Fed Rate Hike Odds Steady but LT Challenges Remain for USD
- Fed minutes indicate a 'twist' in Fed thinking: raise rates sooner rather than later; then don't hike again for a while thereafter.
- Market will have to weigh ST hawkish versus increasing MT dovishness.
- See the DailyFX economic calendar for Wednesday, October 12.
The September FOMC minutes came and went yesterday with a bit of volatility and a plethora of interpretations - a quick look at reactions from banks reveals opinions across the hawk/dove spectrum - but at the end of the day, the US Dollar is seemingly no better or worse. After all, rate expectations for December remain intact around 68%, according to the December Fed funds futures contract (CME FedWatch has it at 69.5%).
However, despite the inclination it seems for the Fed to raise rates again in the next meeting or two (let's be real: if it's not December, they're going to wait until March for the next SEPs), there is clearly growing unease over the state of the US economy. The gist is basically that US productivity growth remains low, and as such, with material labor market slack remaining, the US may be stuck in a period of lower growth.
As such, the Fed is 'twisting' its language: it's sounding hawkish on the front-end; but increasingly dovish on the back-end. This is not a new phenomenon though as we first articulated in our November 2015 note, "Fed Rate Hike Cycle Doesn’t Necessarily Bode Well for US Dollar." Since early to mid-2015, the Fed has showed the proclivity to reduce its expected path of future interest rates (the glide path) which in turn has reduced the US Dollar's capacity to extend its rally from the 2012 lows.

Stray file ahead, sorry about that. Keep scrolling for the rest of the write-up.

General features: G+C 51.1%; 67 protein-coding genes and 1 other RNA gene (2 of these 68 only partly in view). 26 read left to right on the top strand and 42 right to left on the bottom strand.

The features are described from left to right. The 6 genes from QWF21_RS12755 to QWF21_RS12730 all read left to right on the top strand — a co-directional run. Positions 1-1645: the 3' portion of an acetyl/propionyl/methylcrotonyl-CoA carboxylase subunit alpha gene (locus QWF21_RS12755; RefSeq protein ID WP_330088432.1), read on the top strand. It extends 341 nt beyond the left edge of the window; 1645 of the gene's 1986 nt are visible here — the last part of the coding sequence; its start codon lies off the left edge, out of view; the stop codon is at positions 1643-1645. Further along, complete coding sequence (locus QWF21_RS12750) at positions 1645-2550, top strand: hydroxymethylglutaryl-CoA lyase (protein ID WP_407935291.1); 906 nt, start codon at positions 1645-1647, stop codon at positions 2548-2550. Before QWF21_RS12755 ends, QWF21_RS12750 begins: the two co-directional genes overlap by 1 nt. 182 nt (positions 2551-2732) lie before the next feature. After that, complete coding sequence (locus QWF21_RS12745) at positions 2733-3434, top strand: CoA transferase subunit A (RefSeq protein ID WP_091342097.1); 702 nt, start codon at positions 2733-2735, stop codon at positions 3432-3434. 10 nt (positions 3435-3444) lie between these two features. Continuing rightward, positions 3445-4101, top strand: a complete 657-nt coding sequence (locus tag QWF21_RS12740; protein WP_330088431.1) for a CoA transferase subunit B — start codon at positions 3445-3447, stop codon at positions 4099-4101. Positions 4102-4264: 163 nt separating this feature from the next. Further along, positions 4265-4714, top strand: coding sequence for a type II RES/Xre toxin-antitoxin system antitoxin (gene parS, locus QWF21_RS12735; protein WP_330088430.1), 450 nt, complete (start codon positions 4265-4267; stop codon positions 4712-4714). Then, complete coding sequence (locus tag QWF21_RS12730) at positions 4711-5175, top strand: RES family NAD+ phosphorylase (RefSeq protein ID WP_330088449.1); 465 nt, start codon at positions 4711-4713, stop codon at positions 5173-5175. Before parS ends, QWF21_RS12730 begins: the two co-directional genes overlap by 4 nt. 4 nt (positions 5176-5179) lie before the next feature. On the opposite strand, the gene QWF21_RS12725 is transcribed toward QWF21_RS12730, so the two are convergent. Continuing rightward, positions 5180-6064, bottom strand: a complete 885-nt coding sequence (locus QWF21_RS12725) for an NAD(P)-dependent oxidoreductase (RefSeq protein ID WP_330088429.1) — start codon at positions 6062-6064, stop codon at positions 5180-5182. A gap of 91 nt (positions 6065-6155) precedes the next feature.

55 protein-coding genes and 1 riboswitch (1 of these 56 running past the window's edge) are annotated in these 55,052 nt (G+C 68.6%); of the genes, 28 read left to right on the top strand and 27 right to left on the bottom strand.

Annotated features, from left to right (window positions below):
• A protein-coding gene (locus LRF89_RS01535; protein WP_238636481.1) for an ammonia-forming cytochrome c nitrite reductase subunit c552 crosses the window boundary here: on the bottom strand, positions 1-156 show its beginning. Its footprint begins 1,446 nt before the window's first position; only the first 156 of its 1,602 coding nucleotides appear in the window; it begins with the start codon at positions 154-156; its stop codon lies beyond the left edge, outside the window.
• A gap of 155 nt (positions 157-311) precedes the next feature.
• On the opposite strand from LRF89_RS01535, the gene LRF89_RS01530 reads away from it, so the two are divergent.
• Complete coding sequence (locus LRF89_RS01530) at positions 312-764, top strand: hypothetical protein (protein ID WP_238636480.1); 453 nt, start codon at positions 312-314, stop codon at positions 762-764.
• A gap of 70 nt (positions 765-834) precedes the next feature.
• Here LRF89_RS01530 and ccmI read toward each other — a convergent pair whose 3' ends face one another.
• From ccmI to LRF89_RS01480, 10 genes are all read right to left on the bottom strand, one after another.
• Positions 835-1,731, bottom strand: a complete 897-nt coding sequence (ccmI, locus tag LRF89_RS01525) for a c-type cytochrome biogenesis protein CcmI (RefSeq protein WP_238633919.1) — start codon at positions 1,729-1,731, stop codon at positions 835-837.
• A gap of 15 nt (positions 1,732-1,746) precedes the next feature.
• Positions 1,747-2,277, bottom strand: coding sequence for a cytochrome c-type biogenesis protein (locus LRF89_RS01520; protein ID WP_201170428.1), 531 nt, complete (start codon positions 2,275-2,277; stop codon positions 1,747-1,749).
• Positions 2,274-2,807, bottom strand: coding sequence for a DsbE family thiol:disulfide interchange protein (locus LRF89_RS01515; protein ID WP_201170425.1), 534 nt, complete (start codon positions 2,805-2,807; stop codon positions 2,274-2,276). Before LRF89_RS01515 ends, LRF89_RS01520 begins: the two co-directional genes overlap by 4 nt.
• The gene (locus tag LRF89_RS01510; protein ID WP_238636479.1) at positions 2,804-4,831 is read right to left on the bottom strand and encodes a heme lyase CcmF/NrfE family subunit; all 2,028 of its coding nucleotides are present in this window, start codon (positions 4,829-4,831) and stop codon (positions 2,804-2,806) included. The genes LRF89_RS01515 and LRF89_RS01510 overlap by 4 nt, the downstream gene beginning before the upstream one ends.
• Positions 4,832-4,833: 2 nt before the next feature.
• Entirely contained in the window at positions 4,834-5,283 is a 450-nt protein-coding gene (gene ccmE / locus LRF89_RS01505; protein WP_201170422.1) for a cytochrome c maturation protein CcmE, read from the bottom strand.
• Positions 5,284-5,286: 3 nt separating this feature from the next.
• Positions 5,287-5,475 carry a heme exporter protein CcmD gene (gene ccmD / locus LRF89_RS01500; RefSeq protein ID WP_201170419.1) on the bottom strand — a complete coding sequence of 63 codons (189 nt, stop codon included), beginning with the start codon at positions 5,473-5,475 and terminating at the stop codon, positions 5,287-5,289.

If you think about this dance, with the Fed pulling forward short-term expectations while depressing longer-term expectations, it's evident why the US Dollar (via DXY) has moved sideways for the past two years. If anything, recent signals by the Fed suggest that more sideways trade within the DXY's 21-month range is set to continue for the foreseeable future.
--- Written by Christopher Vecchio, Currency Strategist
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